·
Registered
Joined
·
6,078 Posts
Discussion Starter #8 (Edited)
The repair was unsuccessful, I have a leak. The return pipe is leaking at the water pump housing. So I'll take it apart again and try polishing the bore and probably put some RTV in too, should have listened to Dmax. This time I'll pressure test before the intake goes back on. Some pics.


Sent from my SM-G950U using Tapatalk
 

·
Registered
Joined
·
1,029 Posts
Sorry to hear...This is happening with increasing frequency...Ar you using good quality pipes and o-rings ?
OEM or Rein?

I clean it with a plumbers wire brush used to clean inside of copper pipes and a few light passes from a dremel equipped with a small round wire brush.

I've done 6-7 sets of coolant pipes in the last 18 months. several of the early ones had leaks, mostly due to a rolled-over o-ring on the pipe.

I now pressure test before reinstalling intake with all cooling pipes, water pump and a special, gutted thermostat housing i have installed. I fill with distilled water, apply 15 psi to the bleeder screw (air fitting adapter) and look for leaks in the area you mentioned. Works great, and has saved me a couple of times. It's very easy to roll an o-ring...
 

·
Registered
Joined
·
3,103 Posts
On the block and head, I would not use wire brush to clean the holes for fear of leaving scratch lines then leak. I used Scottbright and take time to clean smooth the holes for the o-ring to form a good seal. No RTV were used here.
 

·
Registered
Joined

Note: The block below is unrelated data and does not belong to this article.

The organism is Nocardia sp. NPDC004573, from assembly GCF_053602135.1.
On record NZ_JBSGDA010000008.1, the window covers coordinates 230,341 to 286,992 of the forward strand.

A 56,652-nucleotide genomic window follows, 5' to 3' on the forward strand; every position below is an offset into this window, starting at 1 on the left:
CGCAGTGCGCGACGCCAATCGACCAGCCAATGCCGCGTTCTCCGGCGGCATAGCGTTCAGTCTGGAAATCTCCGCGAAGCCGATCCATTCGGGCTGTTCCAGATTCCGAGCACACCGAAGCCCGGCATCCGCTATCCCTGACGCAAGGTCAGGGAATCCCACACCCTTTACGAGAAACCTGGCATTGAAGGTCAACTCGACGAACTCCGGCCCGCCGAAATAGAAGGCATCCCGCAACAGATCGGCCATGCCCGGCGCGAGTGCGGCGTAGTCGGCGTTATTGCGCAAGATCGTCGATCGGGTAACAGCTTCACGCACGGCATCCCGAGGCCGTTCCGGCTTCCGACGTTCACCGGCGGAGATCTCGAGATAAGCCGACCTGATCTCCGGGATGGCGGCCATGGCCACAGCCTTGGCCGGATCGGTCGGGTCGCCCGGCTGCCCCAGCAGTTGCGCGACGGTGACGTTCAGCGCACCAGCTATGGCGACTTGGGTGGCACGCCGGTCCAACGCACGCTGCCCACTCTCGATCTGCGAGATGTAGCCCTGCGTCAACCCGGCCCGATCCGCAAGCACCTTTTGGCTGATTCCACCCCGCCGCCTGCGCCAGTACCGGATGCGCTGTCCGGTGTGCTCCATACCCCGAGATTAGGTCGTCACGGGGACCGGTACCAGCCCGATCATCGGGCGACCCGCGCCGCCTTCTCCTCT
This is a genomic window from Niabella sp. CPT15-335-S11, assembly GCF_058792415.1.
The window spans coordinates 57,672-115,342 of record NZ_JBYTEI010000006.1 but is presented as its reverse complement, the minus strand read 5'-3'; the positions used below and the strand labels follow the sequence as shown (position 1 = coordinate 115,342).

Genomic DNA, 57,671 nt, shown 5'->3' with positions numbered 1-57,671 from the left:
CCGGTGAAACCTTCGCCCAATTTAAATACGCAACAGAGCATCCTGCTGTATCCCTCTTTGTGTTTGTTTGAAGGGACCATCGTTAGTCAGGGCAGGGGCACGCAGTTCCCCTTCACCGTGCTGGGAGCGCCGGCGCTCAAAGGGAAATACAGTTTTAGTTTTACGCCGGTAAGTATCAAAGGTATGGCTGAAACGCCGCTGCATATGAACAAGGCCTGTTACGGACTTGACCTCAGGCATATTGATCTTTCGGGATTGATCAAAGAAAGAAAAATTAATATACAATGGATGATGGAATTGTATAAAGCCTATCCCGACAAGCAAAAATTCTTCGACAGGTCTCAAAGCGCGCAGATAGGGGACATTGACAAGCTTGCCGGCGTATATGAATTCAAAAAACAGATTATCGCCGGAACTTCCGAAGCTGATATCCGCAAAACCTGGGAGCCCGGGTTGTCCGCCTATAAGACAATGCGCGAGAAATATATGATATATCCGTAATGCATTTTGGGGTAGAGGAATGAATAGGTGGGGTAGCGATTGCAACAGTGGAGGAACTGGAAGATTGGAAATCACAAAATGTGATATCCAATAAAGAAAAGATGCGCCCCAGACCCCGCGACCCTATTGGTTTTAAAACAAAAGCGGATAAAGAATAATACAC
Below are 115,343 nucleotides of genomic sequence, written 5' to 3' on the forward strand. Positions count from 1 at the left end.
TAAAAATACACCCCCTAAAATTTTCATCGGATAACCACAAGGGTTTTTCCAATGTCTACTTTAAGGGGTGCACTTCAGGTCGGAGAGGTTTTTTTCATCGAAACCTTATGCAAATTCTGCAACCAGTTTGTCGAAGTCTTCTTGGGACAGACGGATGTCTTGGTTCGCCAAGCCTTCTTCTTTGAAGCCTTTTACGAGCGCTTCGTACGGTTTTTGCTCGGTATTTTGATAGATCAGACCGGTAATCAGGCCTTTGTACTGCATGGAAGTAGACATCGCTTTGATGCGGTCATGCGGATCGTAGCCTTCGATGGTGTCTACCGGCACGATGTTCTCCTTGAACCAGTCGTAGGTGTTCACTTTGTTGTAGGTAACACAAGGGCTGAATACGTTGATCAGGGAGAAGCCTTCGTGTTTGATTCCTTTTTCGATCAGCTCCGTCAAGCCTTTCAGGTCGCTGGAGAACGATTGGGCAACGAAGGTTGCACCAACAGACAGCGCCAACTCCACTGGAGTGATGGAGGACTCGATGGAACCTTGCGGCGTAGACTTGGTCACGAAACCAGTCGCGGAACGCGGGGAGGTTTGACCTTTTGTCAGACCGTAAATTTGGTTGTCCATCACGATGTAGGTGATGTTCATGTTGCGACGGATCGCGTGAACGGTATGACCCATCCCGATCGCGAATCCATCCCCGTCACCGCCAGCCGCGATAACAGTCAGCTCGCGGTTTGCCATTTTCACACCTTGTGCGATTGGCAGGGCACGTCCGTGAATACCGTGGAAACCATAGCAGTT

·
6,078 Posts
Discussion Starter #11 (Edited)
I used Rein pipes, I've always had good luck with their products, and used a Scotch-brite pad to clean the bores, apparently not clean enough. We put silicon spray on the O-rings and that pipe slid right in and seemed to bottom out. All the bolt holes lined up. I'm going to try and find something to to use with my Dremel, maybe a polishing attachment. We did use a soldering gun to melt the broken pieces to get them out.
 

·
Registered
E30M3 Race F10 535 R1150Rt M Coupe
Joined
·
1,956 Posts
FWIW Rein products are verboten around here and most independent shops. In a nutshell, they suck.
I'm rather surprised you've had luck with them so far.

If I were stuck on the side of the road away from home I might use a Rein part....? Albeit it would get replaced as soon as I got back home.
 

·
Registered
2001 330xi
Joined
·
714 Posts
Sorry to hear...This is happening with increasing frequency...Ar you using good quality pipes and o-rings ?